In his 1968 campaign, Nixon did a whistlestop tour of the Midwest, for “color.” His advance men recruited off-duty stewardesses, wearing “Nixonette” garb on the train, to jump off at each stop, run back to the Nixon car, and start cheerleading. One girl who got bored with this routine just sat in the dining car nursing her drink and complaining that the Secret Service men were even more flirtatious than journalists. “What about Nixon’s staff?” I asked—“Do they make any passes?” “Oh no,” she answered. “They’re prettier than we are.” She was looking out the window at Dwight Chapin. “They’re all such good little boys.” She did not know about ratfucking.
“Ratfucking” is a term of USC provenience—the University of Southern California being Chapin’s alma mater; and Ron Ziegler’s, and Gordon Strachan’s, and Bart Porter’s, and Donald Segretti’s. The term, used in campus politics, means sabotaging your opponent’s campaign, getting the “rats” all fucked up. Carl Bernstein came across the word while asking after USC people who might have known “Dirty Trickster” Donald Segretti. Investigative reporting is often a game of bluff—you pretend to know A for sure in order to get a confirmation of it, which might reveal something about B which you can confirm elsewhere, and make you aware for the first time of C. So Bernstein began dropping the term “to ratfuck” around people involved with the White House or the Watergate investigation. He hit pay dirt in a routine call to the Justice Department: “Ratfucking? You can go right to the top on that one.”
Campus politics is traditionally irresponsible because it is not “for real.” You can steal the other team’s mascot, and no moral question arises—it is not, say, like stealing a rival corporation’s research secrets. Campus life was conceived, at one time, as an interlude from reality, a hiatus from “the real world,” a time to blow off steam, experiment, be childish while trying on adult styles, temporarily. School has largely ceased to be that free-and-easy now; but the attitude perdured longest out in Beachboy-Land.
There was an air of high jinks about some of Segretti’s proposals—he tried to recruit nonideological types by telling them how much “fun” it could be. But traducing Hubert Humphrey, helping to end in squalor a long serious career in politics, is not like taunting the leader of a rival fraternity to get him rattled. Besides, for the ideologues in charge, ratfucking was a deadly serious business. Bob Haldeman is much too fierce to pose convincingly as a Dick Tuck in the Oval Office (where even the real Dick Tuck would be out of place). Still, “Dick Tuck stuff” was the polite equivalent for ratfucking that the ratfuckers had to use in public. These were men for whom the Interlude From Reality became a lasting state, and high jinks turned to a grim code of punishment for such spoiled “Big Men on Campus” as Edward Kennedy.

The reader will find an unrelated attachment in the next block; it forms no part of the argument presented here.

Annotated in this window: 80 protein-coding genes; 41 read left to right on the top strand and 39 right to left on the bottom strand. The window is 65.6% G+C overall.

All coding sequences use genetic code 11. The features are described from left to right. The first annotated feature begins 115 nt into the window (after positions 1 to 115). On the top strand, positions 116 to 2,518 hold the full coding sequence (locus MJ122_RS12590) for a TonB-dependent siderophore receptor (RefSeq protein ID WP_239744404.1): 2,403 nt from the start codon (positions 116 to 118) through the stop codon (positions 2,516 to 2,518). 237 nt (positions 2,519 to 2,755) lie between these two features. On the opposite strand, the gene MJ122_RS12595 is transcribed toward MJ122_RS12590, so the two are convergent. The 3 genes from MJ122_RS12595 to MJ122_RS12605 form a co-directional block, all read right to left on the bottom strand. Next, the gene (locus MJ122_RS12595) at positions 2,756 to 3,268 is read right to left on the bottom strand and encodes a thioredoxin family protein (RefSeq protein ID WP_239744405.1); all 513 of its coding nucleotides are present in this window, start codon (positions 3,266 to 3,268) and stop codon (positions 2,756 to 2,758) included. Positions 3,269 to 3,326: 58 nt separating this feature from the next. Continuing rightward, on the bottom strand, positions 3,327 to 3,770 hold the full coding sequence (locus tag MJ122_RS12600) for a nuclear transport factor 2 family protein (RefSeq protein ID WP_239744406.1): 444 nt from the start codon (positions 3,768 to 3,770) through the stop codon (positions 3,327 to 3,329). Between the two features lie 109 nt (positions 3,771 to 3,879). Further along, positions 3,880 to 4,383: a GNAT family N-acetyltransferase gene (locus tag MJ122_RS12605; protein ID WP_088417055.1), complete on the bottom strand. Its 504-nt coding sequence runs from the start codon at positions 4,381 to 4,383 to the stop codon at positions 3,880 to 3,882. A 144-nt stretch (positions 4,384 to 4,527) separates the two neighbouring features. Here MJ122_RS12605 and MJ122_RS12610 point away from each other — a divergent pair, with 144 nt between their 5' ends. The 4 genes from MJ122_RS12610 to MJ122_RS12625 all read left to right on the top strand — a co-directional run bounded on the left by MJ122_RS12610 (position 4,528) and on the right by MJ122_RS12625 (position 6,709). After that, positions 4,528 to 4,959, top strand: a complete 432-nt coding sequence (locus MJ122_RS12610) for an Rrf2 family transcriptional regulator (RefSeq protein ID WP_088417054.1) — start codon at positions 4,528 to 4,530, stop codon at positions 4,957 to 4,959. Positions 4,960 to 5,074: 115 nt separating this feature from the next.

Nixon used to boast that his was the youngest White House staff ever assembled, as it was the largest. All those clean young men, the joggers and teetotalers and prayer meeting attenders—his felonious cherubs. John Ehrlichman spoke for them when he warned the next wave of neatly shorn idealists to stay away from the Georgetown cocktail party circuit, lest they end up drunk on the floors of Congress. The Nixon people retained that kind of purity, kept clear of temptations arising from the other Washington that had been there before they came. All its aspects and instruments were tainted, to be replaced with the brand-new devices of young men with no other ties than to the White House.
These new Children of God kept themselves to themselves, attending in each others’ company the churches and tennis courts of their choice. They were genuinely righteous, and censorious, and prudes—which puzzles many people now, when we know they were crooks, too. This was an administration with an equal fondness for Billy Graham and for break-ins. It put Tony Ulasewicz at the service of Mrs. Grundy. We can read in the transcripts how the President, one Sunday morning, left the East Room for the Oval Office to intermit prayer-breakfasting with ratfuckery. This was the dingy new Kingdom of Heaven. Seek and you shall find; ask, you will be answered; break and enter, and it shall be given to you.
There is a recurrent tendency among spiritual elects of any sort to become antinomian: precisely because one is not part of “the world,” one can use the world’s worst weapons against it without being sullied. Indeed, one is obliged to do this, to protect the suffering saints who would otherwise be helpless before the world’s malevolence. Nixon the Victim became the central object of worship in a White House convinced that God would punish the political “world” of Congress, Establishment, Bureaucracy, Academy, Press—all those fouled sources of power in the days before the Elect arrived in town. How else explain the way a “straight arrow” like Egil Krogh could take so crooked a flight?
Nixon was always Wronged; so, since the score could never be settled entirely, he felt no qualms about getting back what slight advantage he could when no one was looking. Even at the height of his power, he feels he must steal one extra vote, tell the marginal little lie. He is like a man who had to steal as a child, in order to eat, and acquired a sacred license—even a duty—to steal thenceforth; it would punish the evil that had first deprived him. Thus he took as his intimate into the Oval Office the very man who helped him try to cheat his way into the office of governor of California. Those who say Nixon did not know what kind of thing his lieutenants were up to forget that the judge who decreed in favor of plaintiffs in the fake postcard-poll case of 1962 did so on the grounds that both Haldeman and Nixon knew about the illegal tactic. Watergate is the story of a man who has just pulled off a million-dollar heist and gets caught when he hesitates to steal an apple off a passing vendor’s cart.